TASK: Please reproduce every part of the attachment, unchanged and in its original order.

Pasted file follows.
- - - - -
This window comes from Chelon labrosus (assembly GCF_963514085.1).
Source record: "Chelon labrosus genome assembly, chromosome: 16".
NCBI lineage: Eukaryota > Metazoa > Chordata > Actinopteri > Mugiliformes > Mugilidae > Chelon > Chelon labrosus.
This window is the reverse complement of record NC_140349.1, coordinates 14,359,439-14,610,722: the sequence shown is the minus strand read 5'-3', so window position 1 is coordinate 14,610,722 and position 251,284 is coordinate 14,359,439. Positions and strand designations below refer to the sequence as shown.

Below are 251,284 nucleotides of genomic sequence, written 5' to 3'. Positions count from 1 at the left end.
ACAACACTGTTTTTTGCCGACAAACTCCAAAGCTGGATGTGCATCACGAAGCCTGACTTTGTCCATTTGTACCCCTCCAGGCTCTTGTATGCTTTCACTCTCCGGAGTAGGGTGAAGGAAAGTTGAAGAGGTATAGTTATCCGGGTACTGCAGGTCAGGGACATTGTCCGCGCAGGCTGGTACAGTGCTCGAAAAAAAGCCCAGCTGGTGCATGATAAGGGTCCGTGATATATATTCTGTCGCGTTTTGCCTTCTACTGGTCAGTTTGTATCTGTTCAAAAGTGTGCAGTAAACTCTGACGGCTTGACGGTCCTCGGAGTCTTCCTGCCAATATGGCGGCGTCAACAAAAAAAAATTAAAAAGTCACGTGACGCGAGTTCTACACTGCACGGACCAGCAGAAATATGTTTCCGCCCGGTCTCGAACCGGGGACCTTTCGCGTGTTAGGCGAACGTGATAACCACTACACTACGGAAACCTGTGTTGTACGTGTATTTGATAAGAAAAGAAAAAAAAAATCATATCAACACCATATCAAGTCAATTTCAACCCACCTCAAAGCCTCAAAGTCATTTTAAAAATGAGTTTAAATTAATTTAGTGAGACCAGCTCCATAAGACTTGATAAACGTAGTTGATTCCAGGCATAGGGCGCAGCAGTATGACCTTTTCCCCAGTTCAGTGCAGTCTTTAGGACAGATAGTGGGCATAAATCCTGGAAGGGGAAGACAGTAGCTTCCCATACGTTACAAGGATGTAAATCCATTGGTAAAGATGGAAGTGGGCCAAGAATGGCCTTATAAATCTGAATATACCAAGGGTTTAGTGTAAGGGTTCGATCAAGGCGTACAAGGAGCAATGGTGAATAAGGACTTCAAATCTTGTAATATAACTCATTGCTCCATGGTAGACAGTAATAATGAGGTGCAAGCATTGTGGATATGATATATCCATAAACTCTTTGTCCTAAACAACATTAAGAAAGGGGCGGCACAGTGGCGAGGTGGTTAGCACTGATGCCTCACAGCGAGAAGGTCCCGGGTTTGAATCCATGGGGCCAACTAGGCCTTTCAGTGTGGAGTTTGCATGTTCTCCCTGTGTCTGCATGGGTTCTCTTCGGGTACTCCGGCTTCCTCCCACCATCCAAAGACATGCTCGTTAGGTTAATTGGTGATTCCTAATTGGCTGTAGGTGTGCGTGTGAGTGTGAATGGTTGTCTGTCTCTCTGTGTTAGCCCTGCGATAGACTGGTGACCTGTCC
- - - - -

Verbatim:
This window comes from Chelon labrosus (assembly GCF_963514085.1).
Source record: "Chelon labrosus genome assembly, chromosome: 16".
NCBI lineage: Eukaryota > Metazoa > Chordata > Actinopteri > Mugiliformes > Mugilidae > Chelon > Chelon labrosus.
This window is the reverse complement of record NC_140349.1, coordinates 14,359,439-14,610,722: the sequence shown is the minus strand read 5'-3', so window position 1 is coordinate 14,610,722 and position 251,284 is coordinate 14,359,439. Positions and strand designations below refer to the sequence as shown.

Below are 251,284 nucleotides of genomic sequence, written 5' to 3'. Positions count from 1 at the left end.
ACAACACTGTTTTTTGCCGACAAACTCCAAAGCTGGATGTGCATCACGAAGCCTGACTTTGTCCATTTGTACCCCTCCAGGCTCTTGTATGCTTTCACTCTCCGGAGTAGGGTGAAGGAAAGTTGAAGAGGTATAGTTATCCGGGTACTGCAGGTCAGGGACATTGTCCGCGCAGGCTGGTACAGTGCTCGAAAAAAAGCCCAGCTGGTGCATGATAAGGGTCCGTGATATATATTCTGTCGCGTTTTGCCTTCTACTGGTCAGTTTGTATCTGTTCAAAAGTGTGCAGTAAACTCTGACGGCTTGACGGTCCTCGGAGTCTTCCTGCCAATATGGCGGCGTCAACAAAAAAAAATTAAAAAGTCACGTGACGCGAGTTCTACACTGCACGGACCAGCAGAAATATGTTTCCGCCCGGTCTCGAACCGGGGACCTTTCGCGTGTTAGGCGAACGTGATAACCACTACACTACGGAAACCTGTGTTGTACGTGTATTTGATAAGAAAAGAAAAAAAAAATCATATCAACACCATATCAAGTCAATTTCAACCCACCTCAAAGCCTCAAAGTCATTTTAAAAATGAGTTTAAATTAATTTAGTGAGACCAGCTCCATAAGACTTGATAAACGTAGTTGATTCCAGGCATAGGGCGCAGCAGTATGACCTTTTCCCCAGTTCAGTGCAGTCTTTAGGACAGATAGTGGGCATAAATCCTGGAAGGGGAAGACAGTAGCTTCCCATACGTTACAAGGATGTAAATCCATTGGTAAAGATGGAAGTGGGCCAAGAATGGCCTTATAAATCTGAATATACCAAGGGTTTAGTGTAAGGGTTCGATCAAGGCGTACAAGGAGCAATGGTGAATAAGGACTTCAAATCTTGTAATATAACTCATTGCTCCATGGTAGACAGTAATAATGAGGTGCAAGCATTGTGGATATGATATATCCATAAACTCTTTGTCCTAAACAACATTAAGAAAGGGGCGGCACAGTGGCGAGGTGGTTAGCACTGATGCCTCACAGCGAGAAGGTCCCGGGTTTGAATCCATGGGGCCAACTAGGCCTTTCAGTGTGGAGTTTGCATGTTCTCCCTGTGTCTGCATGGGTTCTCTTCGGGTACTCCGGCTTCCTCCCACCATCCAAAGACATGCTCGTTAGGTTAATTGGTGATTCCTAATTGGCTGTAGGTGTGCGTGTGAGTGTGAATGGTTGTCTGTCTCTCTGTGTTAGCCCTGCGATAGACTGGTGACCTGTCC